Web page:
House Speaker Nancy Pelosi and Senate Majority Leader Harry Reid say they want to have the economic stimulus bill ready for Obama's signature by mid-February. An outline calls for $550 billion in new spending and $275 billion in tax cuts. The $825 billion total is seen likely to grow as the legislation advances through Congress. Lawmakers have also released the final $350 billion infusion of bailout cash for the financial industry under the $700-billion package approved last year. The action follows intense lobbying by President-elect Barack Obama and his economic team. They urged Congress to free-up the money quickly despite qualms about how the first half of the fund was spent by the Bush administration.


Treasury Secretary Henry Paulson is defending his handling of the $700 billion financial rescue program, saying it has made real progress toward achieving financial stability. Paulson says the administration made the correct calls on major decisions in operating the program, even though he and other officials sometimes had to operate with imperfect information. Paulson's remarks came after the government reached an agreement to provide billions of dollars in additional support to Bank of America.


Between the impact of the weak economy and government actions to aid the mortgage market, interest rates have dipped for an 11th straight week. Freddie Mac says the average for 30-year fixed-rate mortgages fell to a record low 4.96 this week. That's down from 5.01 per cent last week. Rates are the lowest they've been since the company started its survey in April 1971. Mortgage rates have been dropping since late November, when the Federal Reserve said it was going to pump money into the banking system by buying $500 billion in mortgage-backed securities to get banks to lend more money and perhaps aid the ailing U.S. housing market. Freddie Mac chief economist Frank Nothaft says rates have dropped as the fed and the treasury department added more than $100 billion in liquidity to the mortgage market since September.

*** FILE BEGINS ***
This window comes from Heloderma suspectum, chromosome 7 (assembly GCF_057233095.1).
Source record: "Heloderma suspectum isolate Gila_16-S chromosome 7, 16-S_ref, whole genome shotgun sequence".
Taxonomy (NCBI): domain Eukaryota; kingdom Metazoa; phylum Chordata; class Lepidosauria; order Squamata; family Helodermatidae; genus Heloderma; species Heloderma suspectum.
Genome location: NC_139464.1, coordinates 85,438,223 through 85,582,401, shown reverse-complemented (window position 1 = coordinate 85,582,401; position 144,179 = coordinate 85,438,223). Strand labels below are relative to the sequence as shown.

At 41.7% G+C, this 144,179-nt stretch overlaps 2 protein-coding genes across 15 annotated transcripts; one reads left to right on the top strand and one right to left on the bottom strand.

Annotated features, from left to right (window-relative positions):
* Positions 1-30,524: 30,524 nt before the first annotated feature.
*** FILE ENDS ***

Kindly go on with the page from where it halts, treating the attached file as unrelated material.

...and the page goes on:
Citigroup says it is splitting up into two businesses as it sustains its fifth straight quarterly loss. One business, Citicorp, will do traditional banking, and the other, Citi Holdings, will hold the company's riskier assets. The bank's move reveals its growing focus on back-to-basics lending and deposit-gathering, and dismantles the "financial supermarket"' created a decade ago. The New York-based bank posted a fourth-quarter net loss of $8.29 billion. The government has lent Citigroup $45 billion, and agreed to backstop losses on some $300 billion in mortgages and other assets.